Many will think
Burn Without Reading is a letdown after the Coens’ hit from last year, No Country for Old Men, but there really is no comparison of the two as far as I’m concerned. One was designed to be a grim and brooding drama and the other an ensemble farce, which is a signature piece for the brothers, in the same vein as The Ladykillers, O Brother, Where Art Thou?, and The Big Lebowski. Coens’ favorite leading lady (and Ethan Coen’s off-screen leading lady, aka his wife) Frances McDormand is the glue that holds the troupe together and if it weren’t for her take on Linda as a somewhat naive innocent in all this mess the harshness of everybody else’s actions (and sometimes her own) would seem distasteful. Fortunately, no matter how foul-mouthed Osborne gets, or sleazy Harry acts, at least there is Linda around to (sort of) balance out their bad behavior. Sort of.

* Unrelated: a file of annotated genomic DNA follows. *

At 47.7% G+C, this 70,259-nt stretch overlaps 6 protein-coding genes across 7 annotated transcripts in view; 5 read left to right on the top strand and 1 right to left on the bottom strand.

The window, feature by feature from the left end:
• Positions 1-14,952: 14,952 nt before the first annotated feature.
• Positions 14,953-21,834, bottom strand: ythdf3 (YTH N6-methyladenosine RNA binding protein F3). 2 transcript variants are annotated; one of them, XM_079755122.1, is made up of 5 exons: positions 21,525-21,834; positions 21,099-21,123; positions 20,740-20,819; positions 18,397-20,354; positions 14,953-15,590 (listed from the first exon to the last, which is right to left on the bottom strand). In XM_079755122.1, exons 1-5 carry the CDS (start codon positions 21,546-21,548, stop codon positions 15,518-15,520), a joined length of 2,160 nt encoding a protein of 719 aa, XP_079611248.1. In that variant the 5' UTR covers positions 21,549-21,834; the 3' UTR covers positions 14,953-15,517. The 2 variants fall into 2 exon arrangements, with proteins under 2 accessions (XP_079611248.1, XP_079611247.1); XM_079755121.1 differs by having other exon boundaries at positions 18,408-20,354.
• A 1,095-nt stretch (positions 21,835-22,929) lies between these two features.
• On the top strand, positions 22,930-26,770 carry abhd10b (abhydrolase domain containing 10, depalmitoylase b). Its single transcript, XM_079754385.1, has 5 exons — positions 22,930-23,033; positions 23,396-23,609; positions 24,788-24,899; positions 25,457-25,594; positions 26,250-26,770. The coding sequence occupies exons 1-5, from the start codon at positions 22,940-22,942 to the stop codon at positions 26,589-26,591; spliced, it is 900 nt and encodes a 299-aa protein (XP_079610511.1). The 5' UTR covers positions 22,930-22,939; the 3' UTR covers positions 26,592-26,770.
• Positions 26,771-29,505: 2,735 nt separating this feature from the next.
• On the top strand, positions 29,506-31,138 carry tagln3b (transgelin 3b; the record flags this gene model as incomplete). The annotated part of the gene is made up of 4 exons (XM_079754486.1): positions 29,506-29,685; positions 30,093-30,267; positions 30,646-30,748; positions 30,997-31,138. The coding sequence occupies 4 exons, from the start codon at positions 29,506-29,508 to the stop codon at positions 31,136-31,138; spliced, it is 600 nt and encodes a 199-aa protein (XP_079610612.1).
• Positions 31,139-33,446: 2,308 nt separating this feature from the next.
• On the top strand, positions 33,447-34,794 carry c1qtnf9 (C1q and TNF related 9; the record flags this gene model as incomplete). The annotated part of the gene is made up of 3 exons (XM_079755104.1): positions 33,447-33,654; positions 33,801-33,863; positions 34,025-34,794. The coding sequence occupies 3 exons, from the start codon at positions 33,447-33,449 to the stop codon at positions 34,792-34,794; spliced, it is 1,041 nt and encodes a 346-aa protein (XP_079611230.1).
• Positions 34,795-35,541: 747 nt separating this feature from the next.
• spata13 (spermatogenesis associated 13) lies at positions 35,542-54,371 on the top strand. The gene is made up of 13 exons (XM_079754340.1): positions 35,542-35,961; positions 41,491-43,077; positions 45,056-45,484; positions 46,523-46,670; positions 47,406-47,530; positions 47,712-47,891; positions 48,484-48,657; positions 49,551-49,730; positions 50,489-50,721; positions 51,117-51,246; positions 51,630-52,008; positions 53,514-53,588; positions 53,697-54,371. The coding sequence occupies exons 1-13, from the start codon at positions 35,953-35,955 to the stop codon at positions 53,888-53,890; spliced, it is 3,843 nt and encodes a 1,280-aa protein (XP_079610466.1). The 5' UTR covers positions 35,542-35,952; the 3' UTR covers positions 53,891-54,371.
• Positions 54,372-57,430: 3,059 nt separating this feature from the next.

I wish there was more I could tell you about the actual movie itself, but like all CIA operations and extortion plots, it is best that you know as little as possible going in so you can savor the experience at its best. One tiny teaser I will leave you with, Dear Readers, and that is that if you are looking for the most unusual Christmas gift around for a loved one this year, you will definitely find it here when Harry unveils a creation of his own that he has been working on for his wife. It may not be for everyone, but I’m sure if not for Christmas, you might want to keep it in mind for next Mother’s Day. It’s just a thought.